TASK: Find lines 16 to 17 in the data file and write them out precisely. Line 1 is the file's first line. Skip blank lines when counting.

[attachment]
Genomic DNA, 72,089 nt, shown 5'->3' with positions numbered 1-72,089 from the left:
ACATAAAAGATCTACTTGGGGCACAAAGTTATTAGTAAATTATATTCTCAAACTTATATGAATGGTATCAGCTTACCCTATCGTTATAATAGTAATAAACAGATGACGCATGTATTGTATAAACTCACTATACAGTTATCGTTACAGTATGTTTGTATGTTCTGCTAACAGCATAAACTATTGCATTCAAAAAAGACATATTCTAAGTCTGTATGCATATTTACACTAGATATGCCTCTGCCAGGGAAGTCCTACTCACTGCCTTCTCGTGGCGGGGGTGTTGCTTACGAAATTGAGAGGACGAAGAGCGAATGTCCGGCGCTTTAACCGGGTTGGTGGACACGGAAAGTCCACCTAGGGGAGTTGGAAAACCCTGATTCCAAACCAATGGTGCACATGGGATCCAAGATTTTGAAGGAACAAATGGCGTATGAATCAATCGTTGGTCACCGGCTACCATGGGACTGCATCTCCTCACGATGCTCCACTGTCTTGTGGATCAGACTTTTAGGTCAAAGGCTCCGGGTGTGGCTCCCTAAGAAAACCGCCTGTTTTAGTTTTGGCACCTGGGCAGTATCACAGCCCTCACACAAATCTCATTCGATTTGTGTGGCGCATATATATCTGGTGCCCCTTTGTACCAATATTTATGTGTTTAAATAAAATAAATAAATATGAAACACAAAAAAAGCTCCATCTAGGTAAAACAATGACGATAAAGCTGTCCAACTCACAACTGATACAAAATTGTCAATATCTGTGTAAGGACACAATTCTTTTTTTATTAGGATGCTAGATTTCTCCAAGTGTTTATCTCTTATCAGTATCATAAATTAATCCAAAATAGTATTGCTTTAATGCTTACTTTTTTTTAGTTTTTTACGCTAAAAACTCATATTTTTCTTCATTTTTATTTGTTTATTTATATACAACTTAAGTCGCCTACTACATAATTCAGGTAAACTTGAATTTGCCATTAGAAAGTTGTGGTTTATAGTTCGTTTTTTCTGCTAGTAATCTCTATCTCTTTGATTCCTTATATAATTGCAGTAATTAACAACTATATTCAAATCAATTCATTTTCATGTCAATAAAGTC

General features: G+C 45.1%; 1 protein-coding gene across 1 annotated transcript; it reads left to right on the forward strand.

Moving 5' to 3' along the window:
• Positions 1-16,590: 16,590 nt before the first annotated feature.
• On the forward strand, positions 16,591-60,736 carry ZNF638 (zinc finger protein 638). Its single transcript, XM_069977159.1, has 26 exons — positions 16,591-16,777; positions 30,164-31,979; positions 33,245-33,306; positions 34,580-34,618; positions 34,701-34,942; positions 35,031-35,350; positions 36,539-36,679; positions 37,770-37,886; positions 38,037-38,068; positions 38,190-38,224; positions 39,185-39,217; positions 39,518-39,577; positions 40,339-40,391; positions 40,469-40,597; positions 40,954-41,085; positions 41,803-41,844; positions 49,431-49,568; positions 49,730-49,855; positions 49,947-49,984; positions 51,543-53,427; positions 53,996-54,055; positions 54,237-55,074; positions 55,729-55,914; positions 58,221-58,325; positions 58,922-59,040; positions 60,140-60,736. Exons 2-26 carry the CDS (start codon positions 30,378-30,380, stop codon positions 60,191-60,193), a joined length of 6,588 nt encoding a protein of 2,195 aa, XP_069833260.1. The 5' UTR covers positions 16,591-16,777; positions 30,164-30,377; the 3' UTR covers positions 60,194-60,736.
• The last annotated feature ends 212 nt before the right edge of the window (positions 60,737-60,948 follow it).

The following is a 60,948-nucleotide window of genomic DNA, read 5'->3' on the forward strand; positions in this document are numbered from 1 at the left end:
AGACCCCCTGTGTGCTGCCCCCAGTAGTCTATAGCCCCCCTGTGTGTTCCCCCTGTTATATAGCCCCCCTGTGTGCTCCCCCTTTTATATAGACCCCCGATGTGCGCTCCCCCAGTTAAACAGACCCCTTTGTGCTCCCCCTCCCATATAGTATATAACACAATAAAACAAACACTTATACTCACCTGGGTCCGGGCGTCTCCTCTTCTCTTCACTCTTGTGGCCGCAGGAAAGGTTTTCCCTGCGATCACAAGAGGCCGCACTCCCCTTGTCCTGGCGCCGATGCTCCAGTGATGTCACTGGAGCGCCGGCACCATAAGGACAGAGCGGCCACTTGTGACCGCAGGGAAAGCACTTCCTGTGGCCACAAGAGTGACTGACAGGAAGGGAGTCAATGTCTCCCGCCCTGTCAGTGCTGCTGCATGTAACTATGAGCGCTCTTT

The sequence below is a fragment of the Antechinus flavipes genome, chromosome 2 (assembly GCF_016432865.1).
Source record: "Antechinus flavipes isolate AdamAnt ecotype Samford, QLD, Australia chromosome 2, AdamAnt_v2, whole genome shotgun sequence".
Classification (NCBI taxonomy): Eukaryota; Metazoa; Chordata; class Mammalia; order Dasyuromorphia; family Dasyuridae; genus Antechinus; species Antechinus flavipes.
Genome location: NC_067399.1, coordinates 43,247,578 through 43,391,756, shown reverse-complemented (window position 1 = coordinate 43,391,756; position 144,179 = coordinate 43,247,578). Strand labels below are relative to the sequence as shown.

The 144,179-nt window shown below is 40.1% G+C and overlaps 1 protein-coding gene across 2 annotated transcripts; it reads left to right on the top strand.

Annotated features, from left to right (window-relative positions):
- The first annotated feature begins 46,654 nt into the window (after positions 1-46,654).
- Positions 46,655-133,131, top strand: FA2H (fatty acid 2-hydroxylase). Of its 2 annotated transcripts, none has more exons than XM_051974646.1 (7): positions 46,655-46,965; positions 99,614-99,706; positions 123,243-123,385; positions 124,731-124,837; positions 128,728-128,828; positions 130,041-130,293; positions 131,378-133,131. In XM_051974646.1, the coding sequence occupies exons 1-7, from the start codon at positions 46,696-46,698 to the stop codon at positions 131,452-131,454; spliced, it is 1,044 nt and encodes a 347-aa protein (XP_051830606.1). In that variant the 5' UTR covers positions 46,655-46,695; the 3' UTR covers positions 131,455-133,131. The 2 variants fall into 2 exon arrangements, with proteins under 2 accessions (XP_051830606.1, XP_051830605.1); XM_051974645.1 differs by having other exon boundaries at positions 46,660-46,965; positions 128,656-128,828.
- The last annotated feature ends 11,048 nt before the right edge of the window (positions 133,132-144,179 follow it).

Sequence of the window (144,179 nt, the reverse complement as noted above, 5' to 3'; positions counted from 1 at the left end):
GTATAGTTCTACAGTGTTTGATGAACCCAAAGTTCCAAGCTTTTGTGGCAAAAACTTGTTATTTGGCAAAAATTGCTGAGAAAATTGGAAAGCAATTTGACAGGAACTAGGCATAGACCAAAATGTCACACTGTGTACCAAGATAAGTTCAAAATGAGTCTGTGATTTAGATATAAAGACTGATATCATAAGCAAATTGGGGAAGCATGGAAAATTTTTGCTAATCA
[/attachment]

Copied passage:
- The first annotated feature begins 46,654 nt into the window (after positions 1-46,654).
- Positions 46,655-133,131, top strand: FA2H (fatty acid 2-hydroxylase). Of its 2 annotated transcripts, none has more exons than XM_051974646.1 (7): positions 46,655-46,965; positions 99,614-99,706; positions 123,243-123,385; positions 124,731-124,837; positions 128,728-128,828; positions 130,041-130,293; positions 131,378-133,131. In XM_051974646.1, the coding sequence occupies exons 1-7, from the start codon at positions 46,696-46,698 to the stop codon at positions 131,452-131,454; spliced, it is 1,044 nt and encodes a 347-aa protein (XP_051830606.1). In that variant the 5' UTR covers positions 46,655-46,695; the 3' UTR covers positions 131,455-133,131. The 2 variants fall into 2 exon arrangements, with proteins under 2 accessions (XP_051830606.1, XP_051830605.1); XM_051974645.1 differs by having other exon boundaries at positions 46,660-46,965; positions 128,656-128,828.